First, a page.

Feeding The Grandkids

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When my kids left for college I had a bolt of wisdom hit my brain like lightning,

“I want them to come home.” 

You might say, “that’s not wisdom, that’s separation anxiety.”

No, it was wisdom. When they stepped out of that door our relationship changed. They were making decisions without my guidance, without the benefit of my experience – unless they asked.

They’ve made decisions I didn’t particularly like or agree with and I’ve had to stand back with my mouth shut and let the consequences happen, let them struggle, let them cry, my heart breaking knowing that they could have avoided it. I’ve comforted them and helped them out of the ditch all the while biting my tongue to keep from saying, “I could’ve told you that would happen.”

Why didn’t I step in? They needed to learn, they needed their own experience. And I knew that if I jumped in and told them what to do that we would’ve had World War Three or at the very least it would have been an insult to their pride. And like I said, “I want them to come home.” Oh, I’ve spoken up when the danger or risk was greater than the possible conflict. That is how “Pick Your Battles” works. For the most part, though, I treat them as educated, reasonable adults able to make informed decisions for their age. And I let them do it without always having to give my advice – unless they ask.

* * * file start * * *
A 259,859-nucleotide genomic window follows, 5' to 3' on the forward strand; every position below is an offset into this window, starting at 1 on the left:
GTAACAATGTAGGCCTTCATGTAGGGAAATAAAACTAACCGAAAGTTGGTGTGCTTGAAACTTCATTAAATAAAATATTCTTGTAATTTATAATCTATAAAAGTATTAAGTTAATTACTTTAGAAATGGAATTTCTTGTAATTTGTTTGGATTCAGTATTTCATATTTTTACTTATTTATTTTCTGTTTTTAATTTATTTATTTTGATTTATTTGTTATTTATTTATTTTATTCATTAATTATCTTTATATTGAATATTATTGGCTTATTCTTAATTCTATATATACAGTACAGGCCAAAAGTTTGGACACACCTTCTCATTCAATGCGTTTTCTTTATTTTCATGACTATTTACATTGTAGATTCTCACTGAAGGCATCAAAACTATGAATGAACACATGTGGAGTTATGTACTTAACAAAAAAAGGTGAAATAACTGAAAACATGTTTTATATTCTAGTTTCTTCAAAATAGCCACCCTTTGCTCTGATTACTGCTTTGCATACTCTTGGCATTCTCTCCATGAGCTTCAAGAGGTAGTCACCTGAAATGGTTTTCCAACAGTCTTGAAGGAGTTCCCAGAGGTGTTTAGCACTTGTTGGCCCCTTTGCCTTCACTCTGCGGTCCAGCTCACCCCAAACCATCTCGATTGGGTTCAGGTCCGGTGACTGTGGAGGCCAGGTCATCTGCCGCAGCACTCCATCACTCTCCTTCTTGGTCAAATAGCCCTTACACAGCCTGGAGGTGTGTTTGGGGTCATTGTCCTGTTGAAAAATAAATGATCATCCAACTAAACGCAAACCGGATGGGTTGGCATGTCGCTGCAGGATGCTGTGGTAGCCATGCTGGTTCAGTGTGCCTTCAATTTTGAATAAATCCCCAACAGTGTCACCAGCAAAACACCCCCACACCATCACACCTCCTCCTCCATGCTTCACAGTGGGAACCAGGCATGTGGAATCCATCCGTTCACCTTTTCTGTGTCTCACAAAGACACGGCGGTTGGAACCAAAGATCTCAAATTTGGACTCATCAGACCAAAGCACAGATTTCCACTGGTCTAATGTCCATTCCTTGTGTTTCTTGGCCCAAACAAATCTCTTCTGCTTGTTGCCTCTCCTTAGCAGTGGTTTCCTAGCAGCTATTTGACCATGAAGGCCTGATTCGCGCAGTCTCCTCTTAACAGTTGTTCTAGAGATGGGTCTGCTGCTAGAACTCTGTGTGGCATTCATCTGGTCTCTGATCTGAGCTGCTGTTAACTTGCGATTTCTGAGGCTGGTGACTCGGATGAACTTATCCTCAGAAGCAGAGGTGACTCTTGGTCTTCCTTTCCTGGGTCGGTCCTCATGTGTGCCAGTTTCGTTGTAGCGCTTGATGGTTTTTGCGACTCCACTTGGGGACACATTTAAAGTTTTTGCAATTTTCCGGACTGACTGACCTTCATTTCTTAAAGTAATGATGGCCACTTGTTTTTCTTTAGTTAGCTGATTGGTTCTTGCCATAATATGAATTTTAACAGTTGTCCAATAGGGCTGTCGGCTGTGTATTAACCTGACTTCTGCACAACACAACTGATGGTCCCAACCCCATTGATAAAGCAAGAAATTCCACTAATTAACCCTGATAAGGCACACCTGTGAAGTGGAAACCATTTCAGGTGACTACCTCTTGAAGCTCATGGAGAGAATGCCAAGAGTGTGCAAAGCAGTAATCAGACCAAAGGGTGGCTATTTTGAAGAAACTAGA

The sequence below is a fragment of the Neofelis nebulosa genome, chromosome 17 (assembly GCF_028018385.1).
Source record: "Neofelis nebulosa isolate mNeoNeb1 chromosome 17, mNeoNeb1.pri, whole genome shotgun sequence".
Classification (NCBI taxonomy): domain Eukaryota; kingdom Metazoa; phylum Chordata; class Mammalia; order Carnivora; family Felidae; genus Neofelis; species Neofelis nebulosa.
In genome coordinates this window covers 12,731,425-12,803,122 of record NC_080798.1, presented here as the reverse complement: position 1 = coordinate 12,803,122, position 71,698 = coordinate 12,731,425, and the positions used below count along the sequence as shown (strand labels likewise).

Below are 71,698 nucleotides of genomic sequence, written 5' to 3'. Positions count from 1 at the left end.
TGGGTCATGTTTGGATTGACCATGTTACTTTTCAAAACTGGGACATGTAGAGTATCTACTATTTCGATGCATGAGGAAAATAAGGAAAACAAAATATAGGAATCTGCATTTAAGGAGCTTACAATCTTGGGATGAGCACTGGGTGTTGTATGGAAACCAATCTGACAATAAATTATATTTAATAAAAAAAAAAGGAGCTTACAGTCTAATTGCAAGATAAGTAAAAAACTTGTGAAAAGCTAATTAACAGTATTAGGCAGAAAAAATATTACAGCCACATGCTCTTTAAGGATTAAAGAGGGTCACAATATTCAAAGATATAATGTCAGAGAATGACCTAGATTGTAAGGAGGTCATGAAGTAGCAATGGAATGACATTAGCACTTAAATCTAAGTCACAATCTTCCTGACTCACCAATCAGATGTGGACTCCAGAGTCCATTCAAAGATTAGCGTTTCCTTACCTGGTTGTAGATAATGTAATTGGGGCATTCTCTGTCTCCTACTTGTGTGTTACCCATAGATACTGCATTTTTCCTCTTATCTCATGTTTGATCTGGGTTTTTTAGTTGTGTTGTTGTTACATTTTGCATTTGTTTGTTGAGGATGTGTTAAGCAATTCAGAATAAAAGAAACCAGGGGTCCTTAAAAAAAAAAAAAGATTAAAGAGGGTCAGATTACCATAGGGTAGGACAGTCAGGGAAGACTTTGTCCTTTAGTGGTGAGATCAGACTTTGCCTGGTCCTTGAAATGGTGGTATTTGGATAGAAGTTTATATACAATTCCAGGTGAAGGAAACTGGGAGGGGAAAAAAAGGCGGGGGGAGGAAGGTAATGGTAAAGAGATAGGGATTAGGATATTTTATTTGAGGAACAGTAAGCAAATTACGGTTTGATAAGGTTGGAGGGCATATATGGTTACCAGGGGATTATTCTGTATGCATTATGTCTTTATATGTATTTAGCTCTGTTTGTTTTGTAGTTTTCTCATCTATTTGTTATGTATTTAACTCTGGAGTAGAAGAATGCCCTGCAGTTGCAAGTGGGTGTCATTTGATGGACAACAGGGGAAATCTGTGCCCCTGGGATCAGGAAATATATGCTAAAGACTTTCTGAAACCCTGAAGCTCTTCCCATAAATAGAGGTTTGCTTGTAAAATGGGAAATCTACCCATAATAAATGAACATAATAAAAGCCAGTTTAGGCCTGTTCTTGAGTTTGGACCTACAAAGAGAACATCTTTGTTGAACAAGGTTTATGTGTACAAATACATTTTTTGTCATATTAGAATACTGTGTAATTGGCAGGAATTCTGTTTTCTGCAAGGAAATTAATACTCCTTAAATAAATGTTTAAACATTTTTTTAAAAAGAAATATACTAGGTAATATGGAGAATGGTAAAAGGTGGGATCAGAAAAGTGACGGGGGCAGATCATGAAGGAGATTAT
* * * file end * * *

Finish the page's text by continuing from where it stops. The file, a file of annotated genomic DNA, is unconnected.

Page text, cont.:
And I am applying this same modus operandi to feeding the grandkids.

I mean, to be honest, I have to recognize that I haven’t been the parent of a small child for 27 years. There’s a lot of research and data that’s come out. There’s a heck of a lot of information at my kid’s fingertips than was never available to me. They are making informed decisions, they don’t really need my advice.

Not to mention that if they did take my antiquated, albeit “good enough for you when you were a kid and you survived” advice, they would stand out like a freak show among their peers. I mean, even if granny used to let me suck on a chicken leg bone that’s just not done nowadays. And if my kids allow their kids to eat some of the stuff I gave them to eat, their friends would report them to the “horrible and dangerous parent” police. I just found out last night that corn was on the list of dangerous choking hazard foods. Corn.